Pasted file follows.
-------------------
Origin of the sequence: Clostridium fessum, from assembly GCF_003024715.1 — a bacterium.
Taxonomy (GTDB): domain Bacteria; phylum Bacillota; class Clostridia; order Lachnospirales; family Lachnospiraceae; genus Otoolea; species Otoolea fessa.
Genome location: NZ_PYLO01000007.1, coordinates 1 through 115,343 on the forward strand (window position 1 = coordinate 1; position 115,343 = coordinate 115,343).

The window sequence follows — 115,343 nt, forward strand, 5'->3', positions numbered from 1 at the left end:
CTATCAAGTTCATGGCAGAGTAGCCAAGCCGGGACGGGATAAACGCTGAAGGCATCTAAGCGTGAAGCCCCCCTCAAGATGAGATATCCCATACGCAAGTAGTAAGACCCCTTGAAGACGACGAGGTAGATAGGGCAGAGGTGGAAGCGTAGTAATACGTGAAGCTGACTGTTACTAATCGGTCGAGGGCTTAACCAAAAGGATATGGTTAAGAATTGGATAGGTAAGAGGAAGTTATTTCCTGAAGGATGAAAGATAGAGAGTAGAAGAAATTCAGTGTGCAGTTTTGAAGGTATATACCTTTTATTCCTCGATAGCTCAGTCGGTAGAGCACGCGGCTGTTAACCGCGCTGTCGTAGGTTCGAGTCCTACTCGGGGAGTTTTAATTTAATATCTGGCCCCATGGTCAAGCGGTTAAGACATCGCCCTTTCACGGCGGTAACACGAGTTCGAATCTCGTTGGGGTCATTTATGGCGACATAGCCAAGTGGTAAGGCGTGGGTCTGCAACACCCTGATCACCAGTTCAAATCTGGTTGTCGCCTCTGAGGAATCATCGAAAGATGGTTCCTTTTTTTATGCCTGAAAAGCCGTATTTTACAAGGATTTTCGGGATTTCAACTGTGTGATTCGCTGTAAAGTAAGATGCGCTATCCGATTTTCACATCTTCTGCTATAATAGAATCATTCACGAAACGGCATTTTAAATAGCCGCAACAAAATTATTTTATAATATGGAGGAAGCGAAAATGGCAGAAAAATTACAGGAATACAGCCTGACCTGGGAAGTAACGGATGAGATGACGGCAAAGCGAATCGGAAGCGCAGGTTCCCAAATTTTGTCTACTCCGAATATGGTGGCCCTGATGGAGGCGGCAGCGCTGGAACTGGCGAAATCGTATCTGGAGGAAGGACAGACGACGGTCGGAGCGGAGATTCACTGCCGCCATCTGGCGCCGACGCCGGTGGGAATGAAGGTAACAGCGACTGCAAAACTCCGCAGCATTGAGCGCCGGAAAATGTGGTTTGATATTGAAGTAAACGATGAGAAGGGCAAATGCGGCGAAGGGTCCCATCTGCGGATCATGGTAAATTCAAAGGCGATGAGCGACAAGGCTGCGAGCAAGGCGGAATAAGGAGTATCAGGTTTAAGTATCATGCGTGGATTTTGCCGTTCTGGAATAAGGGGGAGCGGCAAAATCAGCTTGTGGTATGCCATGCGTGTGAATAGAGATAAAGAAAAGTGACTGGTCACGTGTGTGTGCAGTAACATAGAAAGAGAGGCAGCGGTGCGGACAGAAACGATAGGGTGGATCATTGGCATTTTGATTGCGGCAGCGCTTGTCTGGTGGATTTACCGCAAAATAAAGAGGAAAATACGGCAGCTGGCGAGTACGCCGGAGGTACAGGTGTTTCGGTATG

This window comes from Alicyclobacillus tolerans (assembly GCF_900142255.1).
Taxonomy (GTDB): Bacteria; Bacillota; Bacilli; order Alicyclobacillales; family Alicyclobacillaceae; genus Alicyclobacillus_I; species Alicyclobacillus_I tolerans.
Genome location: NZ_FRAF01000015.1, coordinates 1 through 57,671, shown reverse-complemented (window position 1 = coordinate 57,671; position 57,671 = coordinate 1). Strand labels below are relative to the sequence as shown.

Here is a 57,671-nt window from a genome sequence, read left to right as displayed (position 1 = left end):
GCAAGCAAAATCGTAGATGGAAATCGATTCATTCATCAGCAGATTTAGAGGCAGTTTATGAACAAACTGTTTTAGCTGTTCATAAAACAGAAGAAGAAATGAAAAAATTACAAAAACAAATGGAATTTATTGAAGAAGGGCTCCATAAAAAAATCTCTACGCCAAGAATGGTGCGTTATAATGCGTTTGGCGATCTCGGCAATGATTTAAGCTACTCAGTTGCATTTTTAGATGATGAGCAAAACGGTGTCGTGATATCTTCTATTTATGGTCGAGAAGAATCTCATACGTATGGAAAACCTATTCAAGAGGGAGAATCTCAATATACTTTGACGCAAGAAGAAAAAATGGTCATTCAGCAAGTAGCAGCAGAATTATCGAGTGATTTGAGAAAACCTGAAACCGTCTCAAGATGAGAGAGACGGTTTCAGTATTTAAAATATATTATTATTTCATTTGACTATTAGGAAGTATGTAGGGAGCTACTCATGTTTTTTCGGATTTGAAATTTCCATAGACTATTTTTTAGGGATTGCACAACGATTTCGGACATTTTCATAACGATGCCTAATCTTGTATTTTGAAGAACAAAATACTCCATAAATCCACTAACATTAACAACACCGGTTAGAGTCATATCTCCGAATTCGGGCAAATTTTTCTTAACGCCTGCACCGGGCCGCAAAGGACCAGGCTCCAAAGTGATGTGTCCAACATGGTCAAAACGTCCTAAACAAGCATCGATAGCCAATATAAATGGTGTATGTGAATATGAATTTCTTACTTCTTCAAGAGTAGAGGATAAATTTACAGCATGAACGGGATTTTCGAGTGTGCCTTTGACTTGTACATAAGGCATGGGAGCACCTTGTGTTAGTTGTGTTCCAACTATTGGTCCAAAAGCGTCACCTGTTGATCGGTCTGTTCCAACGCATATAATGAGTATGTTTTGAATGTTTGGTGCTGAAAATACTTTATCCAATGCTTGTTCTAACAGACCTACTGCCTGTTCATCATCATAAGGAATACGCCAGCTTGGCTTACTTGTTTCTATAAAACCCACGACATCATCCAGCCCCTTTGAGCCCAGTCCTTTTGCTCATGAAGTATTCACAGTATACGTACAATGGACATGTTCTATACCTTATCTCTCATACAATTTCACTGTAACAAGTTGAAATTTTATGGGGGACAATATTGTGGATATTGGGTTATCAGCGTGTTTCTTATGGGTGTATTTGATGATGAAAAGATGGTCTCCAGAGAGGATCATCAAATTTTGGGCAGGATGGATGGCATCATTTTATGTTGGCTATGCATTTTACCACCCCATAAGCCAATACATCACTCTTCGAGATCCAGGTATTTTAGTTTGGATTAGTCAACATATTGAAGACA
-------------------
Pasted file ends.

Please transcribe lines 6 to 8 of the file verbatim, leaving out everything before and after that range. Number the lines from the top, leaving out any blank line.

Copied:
This window comes from Alicyclobacillus tolerans (assembly GCF_900142255.1).
Taxonomy (GTDB): Bacteria; Bacillota; Bacilli; order Alicyclobacillales; family Alicyclobacillaceae; genus Alicyclobacillus_I; species Alicyclobacillus_I tolerans.
Genome location: NZ_FRAF01000015.1, coordinates 1 through 57,671, shown reverse-complemented (window position 1 = coordinate 57,671; position 57,671 = coordinate 1). Strand labels below are relative to the sequence as shown.